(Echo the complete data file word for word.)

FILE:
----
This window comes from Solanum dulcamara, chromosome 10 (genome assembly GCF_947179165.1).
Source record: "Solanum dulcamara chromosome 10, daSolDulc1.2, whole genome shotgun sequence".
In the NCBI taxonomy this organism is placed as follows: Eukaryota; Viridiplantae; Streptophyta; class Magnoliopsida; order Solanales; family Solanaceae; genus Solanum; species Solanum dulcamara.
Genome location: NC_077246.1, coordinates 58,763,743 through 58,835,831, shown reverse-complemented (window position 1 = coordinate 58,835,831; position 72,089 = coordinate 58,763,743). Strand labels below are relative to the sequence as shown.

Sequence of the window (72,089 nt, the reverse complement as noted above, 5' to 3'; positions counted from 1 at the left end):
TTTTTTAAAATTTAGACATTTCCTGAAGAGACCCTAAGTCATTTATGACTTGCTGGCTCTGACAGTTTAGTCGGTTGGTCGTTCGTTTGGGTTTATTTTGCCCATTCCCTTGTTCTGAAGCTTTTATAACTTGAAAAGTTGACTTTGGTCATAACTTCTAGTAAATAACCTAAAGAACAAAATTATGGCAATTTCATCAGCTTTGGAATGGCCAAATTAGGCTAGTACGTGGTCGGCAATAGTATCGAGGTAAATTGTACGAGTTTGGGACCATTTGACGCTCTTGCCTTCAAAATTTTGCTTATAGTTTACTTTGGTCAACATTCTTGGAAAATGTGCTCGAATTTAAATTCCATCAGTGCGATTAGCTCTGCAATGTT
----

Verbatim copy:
This window comes from Solanum dulcamara, chromosome 10 (genome assembly GCF_947179165.1).
Source record: "Solanum dulcamara chromosome 10, daSolDulc1.2, whole genome shotgun sequence".
In the NCBI taxonomy this organism is placed as follows: Eukaryota; Viridiplantae; Streptophyta; class Magnoliopsida; order Solanales; family Solanaceae; genus Solanum; species Solanum dulcamara.
Genome location: NC_077246.1, coordinates 58,763,743 through 58,835,831, shown reverse-complemented (window position 1 = coordinate 58,835,831; position 72,089 = coordinate 58,763,743). Strand labels below are relative to the sequence as shown.

Sequence of the window (72,089 nt, the reverse complement as noted above, 5' to 3'; positions counted from 1 at the left end):
TTTTTTAAAATTTAGACATTTCCTGAAGAGACCCTAAGTCATTTATGACTTGCTGGCTCTGACAGTTTAGTCGGTTGGTCGTTCGTTTGGGTTTATTTTGCCCATTCCCTTGTTCTGAAGCTTTTATAACTTGAAAAGTTGACTTTGGTCATAACTTCTAGTAAATAACCTAAAGAACAAAATTATGGCAATTTCATCAGCTTTGGAATGGCCAAATTAGGCTAGTACGTGGTCGGCAATAGTATCGAGGTAAATTGTACGAGTTTGGGACCATTTGACGCTCTTGCCTTCAAAATTTTGCTTATAGTTTACTTTGGTCAACATTCTTGGAAAATGTGCTCGAATTTAAATTCCATCAGTGCGATTAGCTCTGCAATGTT